I am pleased to have been able to use all of the bunch of celery without wasting any of it.
The current television series, ‘Fight for Planet A’, has opened some vigorous debate in some forums. Some people believe that promoting the use of renewable sources of energy is reckless as this is simply perpetuating the problem that is the ‘growth economy’. Unless we actually participate in degrowth the planet is doomed.
I am not totally of this mind, however, I do believe that much of our future depends on a serious change of mindset and questioning what stuff we actually need.
A really good place to start is to think twice about replacing broken or damaged items. I want to give you an example which confronted me this morning.
We have a laundry hamper in our bedroom and one of the handles snapped when I picked it up to take it to the laundry this morning.
I decided to mend the handle and found some strong navy fabric in my collection. It happened to match nicely, however, I would have used any colour or pattern if required.
I applied a small strip of double-sided interfacing to the wrong side.
The job was a bit tricky with the handle still attached to the hamper. I basted the 2 ends of the handle together and then pressed the interfacing to the handles.
The remainder of the fabric was folded over and around the existing handle. Here it is pinned and ready to stitch.
I stitched all around the patched handle and reinforced the ends and this is the result.
My repair effort is far from perfect but it is functional. I even managed to put a twist in the handle, despite my best efforts not to. However, this does not detract from the usefulness of the handle.
There is no right or wrong way to approach a repair so this is simply an example of what can be done.
The repaired hamper will hopefully last for many more years.
This is degrowth in action. Do not buy things that you do not need. Think laterally and repair or reuse what you already have. If you are not able to do you own repairs, check out your local repair cafe or ask a friend, neighbour or relative. We all have skills and we need to support each other in whatever ways we can.
We often think of being patient and/or persistent when it comes to locating a specific item. It can be trawling secondhand shops or even looking for a vary particular item brand-new.
However, I have discovered that patience and allowing things to take their course can apply in equal measure when trying to sell or give something away. Somewhere, sometime there will be somebody for whom your treasure will be just perfect. It is simply a matter of finding them.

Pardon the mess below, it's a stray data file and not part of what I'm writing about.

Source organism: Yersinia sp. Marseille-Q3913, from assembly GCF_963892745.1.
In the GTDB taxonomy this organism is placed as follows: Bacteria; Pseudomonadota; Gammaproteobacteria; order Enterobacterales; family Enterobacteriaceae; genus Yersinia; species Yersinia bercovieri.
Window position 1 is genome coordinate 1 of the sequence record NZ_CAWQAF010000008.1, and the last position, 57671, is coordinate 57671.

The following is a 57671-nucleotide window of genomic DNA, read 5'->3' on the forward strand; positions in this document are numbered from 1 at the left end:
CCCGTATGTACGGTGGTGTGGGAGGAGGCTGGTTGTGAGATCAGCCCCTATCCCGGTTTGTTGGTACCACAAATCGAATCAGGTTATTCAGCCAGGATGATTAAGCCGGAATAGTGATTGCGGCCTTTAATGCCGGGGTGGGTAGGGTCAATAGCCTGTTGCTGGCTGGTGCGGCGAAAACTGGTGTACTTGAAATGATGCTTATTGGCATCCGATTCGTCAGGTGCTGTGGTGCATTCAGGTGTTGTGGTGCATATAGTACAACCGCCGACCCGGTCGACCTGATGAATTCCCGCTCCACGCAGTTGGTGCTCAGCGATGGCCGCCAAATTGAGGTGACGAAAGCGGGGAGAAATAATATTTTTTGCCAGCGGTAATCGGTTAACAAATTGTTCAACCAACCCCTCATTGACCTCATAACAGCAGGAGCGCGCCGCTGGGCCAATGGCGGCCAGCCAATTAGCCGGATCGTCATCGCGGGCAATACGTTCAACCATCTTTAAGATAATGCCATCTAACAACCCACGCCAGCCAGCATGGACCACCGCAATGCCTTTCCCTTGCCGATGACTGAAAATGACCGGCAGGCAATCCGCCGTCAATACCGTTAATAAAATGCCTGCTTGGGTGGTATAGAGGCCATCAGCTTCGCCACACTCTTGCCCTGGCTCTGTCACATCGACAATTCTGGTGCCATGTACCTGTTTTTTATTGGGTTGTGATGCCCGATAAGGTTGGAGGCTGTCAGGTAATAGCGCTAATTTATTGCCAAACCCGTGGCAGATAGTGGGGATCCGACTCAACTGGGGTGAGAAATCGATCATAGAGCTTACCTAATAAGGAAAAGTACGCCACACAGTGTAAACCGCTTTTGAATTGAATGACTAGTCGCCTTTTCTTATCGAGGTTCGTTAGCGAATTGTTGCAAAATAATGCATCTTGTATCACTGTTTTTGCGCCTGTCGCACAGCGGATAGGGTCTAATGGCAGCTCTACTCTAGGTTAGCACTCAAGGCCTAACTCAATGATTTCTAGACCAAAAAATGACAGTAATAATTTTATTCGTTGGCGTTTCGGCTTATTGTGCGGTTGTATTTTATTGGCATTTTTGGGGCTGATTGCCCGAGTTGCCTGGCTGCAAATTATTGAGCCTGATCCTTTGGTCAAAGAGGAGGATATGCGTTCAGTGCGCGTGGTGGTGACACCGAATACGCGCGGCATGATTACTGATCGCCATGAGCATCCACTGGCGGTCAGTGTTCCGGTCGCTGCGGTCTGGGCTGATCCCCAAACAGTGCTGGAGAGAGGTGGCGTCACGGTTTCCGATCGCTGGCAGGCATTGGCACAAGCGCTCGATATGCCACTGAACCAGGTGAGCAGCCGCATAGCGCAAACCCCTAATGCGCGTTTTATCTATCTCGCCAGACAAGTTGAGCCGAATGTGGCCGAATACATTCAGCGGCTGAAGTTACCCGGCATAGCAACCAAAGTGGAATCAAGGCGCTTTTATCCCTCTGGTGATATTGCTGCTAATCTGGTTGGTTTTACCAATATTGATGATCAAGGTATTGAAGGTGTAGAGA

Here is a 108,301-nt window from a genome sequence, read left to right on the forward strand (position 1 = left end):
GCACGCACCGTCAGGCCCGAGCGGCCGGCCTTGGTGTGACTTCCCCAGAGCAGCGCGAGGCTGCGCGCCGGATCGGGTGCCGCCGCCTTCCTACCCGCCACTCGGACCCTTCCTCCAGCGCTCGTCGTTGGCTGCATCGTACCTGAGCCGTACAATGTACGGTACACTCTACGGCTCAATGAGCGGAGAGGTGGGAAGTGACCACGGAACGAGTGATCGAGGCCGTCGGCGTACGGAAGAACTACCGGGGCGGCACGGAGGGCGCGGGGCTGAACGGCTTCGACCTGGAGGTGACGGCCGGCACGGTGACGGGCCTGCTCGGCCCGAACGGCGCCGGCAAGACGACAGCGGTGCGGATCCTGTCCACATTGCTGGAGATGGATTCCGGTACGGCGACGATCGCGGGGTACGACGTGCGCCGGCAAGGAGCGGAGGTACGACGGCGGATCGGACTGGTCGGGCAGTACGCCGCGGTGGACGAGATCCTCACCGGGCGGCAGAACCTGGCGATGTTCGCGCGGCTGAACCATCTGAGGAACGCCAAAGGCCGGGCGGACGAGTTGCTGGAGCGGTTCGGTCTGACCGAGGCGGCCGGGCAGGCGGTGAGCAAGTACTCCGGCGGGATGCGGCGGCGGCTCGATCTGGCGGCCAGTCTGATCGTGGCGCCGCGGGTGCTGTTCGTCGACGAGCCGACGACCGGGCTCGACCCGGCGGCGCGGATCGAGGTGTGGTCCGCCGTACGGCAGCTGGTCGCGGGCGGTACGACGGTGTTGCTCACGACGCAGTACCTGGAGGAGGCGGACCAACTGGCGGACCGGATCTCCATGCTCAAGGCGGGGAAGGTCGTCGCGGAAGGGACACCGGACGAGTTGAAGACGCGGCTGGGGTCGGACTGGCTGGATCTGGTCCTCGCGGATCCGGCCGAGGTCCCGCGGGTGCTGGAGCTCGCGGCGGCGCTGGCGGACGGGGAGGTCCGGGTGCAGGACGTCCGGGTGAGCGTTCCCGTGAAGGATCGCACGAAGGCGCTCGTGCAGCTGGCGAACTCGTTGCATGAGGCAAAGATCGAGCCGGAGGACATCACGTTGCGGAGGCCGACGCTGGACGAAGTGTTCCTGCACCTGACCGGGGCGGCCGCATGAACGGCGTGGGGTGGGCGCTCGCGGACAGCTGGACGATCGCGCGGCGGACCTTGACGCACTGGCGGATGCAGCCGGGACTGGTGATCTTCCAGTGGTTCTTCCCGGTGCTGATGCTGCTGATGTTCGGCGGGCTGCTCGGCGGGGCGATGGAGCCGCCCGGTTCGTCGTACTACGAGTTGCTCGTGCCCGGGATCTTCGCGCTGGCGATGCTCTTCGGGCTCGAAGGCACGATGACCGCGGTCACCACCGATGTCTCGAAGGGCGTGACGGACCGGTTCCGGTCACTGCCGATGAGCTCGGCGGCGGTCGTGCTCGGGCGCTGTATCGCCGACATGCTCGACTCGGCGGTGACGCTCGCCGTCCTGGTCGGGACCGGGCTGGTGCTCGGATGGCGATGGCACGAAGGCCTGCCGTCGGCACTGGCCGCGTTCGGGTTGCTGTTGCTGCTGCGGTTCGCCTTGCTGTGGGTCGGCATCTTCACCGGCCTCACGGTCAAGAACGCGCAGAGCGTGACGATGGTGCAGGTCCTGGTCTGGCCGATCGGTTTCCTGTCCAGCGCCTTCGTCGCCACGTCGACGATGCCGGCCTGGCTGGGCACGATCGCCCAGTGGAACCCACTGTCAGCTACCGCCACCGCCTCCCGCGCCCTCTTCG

A case in point is this dressing table. We bought it several years ago with a view to restoring it but plans and needs changed and we needed to find a new home for it.
The mirror attaches to the back of the dressing table and the mirror is absolutely stunning – almost a metre in diameter with a beautiful pie crust edge.
The interior of the cupboards features a central shelf on one side and 4 drawers on the other.
I listed it over 2 months ago on several local Buy, Swap, Sell groups on Facebook. Despite a few enquiries it failed to be sold. A couple of weeks ago I decided to try Gumtree and was feeling a bit despondent as there did not seem to be any interest.
Yesterday I received an enquiry about the Gumtree advertisement from people who live in an adjacent locality in our semi-rural area. They arranged to collect it at 10am this morning.
I held my breath as I cannot remember the countless times that promising sales or giveaways have failed to eventuate.
As arranged the purchasers arrived with a trailer at the appointed time and were absolutely delighted with the dressing table which they plan to put to good use as they fit out their newly-acquired home.
I was really pleased to see this go to a good home and know that it will be appreciated.
One of the things I am passionate about is eating local, seasonal produce wherever possible so this freshly picked broccoli from our own garden was destined to become part of our evening meal.